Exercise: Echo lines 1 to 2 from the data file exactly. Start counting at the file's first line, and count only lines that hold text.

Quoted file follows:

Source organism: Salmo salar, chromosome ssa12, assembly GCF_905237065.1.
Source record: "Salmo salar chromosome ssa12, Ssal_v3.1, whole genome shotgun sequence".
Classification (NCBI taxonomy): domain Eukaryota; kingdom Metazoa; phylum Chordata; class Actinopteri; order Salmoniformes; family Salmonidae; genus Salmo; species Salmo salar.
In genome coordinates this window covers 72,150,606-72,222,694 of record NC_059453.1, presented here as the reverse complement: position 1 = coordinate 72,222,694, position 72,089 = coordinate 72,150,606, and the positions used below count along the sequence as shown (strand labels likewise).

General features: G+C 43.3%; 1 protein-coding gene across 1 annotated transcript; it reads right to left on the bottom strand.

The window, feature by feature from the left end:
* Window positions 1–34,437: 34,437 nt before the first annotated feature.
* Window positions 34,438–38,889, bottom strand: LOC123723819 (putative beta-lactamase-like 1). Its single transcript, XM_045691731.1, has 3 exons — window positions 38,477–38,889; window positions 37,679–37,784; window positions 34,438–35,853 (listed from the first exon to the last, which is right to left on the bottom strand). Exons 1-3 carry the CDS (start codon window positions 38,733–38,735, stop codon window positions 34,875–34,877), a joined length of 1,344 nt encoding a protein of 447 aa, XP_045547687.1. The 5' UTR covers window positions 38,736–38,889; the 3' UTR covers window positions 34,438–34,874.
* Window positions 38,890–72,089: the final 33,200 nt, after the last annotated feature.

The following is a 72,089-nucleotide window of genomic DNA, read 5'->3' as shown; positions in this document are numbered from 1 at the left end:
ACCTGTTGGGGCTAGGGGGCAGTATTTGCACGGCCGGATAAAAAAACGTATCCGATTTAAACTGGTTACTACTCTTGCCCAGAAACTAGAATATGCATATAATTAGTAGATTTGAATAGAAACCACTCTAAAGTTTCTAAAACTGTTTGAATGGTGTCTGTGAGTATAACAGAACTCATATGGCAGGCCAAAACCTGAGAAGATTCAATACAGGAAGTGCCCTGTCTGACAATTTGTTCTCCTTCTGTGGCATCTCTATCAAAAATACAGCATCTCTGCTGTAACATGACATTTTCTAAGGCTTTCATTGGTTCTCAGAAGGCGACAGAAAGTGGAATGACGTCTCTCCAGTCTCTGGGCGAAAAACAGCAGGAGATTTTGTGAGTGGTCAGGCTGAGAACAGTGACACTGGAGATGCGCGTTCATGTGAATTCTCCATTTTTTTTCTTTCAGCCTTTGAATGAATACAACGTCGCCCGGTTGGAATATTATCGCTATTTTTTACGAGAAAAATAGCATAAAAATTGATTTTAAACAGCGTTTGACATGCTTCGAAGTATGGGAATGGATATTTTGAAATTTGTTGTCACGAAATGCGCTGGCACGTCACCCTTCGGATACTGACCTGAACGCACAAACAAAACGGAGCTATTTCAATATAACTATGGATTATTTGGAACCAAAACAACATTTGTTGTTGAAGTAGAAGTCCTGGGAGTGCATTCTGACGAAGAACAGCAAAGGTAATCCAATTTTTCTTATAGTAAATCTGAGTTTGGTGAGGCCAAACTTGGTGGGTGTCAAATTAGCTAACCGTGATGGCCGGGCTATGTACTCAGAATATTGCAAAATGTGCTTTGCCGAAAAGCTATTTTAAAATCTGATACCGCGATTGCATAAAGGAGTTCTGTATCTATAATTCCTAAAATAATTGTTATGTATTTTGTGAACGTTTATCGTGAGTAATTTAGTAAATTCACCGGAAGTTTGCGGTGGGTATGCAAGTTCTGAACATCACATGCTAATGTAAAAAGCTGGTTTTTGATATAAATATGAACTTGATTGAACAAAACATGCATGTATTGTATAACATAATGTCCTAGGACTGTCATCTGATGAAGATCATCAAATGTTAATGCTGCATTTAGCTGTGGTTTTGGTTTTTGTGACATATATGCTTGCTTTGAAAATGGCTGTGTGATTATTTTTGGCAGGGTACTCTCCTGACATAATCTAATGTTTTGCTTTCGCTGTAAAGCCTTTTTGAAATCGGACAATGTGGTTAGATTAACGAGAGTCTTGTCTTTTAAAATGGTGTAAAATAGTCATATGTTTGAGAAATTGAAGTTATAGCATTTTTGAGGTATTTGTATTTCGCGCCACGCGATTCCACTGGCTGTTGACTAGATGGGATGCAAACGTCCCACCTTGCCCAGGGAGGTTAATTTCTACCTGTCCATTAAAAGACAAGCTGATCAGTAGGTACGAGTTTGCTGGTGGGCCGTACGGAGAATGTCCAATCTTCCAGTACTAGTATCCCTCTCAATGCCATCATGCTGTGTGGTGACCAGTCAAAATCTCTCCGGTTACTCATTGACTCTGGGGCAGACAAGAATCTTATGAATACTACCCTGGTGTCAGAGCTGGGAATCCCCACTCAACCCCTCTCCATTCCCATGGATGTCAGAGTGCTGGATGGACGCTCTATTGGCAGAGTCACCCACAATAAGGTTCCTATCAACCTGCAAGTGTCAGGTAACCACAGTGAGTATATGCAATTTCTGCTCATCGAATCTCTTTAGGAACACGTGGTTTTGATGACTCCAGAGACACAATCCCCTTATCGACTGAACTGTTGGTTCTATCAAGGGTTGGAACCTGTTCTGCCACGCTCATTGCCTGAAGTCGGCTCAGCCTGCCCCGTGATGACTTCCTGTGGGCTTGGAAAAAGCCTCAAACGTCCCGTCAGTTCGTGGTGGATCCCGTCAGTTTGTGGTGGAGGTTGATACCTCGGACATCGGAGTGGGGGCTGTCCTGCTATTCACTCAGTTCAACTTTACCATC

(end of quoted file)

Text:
Source organism: Salmo salar, chromosome ssa12, assembly GCF_905237065.1.
Source record: "Salmo salar chromosome ssa12, Ssal_v3.1, whole genome shotgun sequence".